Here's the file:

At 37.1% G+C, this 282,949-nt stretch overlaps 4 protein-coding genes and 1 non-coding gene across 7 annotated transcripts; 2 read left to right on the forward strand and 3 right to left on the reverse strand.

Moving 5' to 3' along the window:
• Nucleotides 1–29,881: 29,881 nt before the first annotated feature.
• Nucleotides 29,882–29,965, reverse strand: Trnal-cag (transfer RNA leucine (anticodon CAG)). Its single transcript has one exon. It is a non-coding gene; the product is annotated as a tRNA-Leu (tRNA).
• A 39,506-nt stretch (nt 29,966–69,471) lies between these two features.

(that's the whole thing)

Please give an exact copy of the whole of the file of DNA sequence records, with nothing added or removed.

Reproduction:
At 37.1% G+C, this 282,949-nt stretch overlaps 4 protein-coding genes and 1 non-coding gene across 7 annotated transcripts; 2 read left to right on the forward strand and 3 right to left on the reverse strand.

Moving 5' to 3' along the window:
• Nucleotides 1–29,881: 29,881 nt before the first annotated feature.
• Nucleotides 29,882–29,965, reverse strand: Trnal-cag (transfer RNA leucine (anticodon CAG)). Its single transcript has one exon. It is a non-coding gene; the product is annotated as a tRNA-Leu (tRNA).
• A 39,506-nt stretch (nt 29,966–69,471) lies between these two features.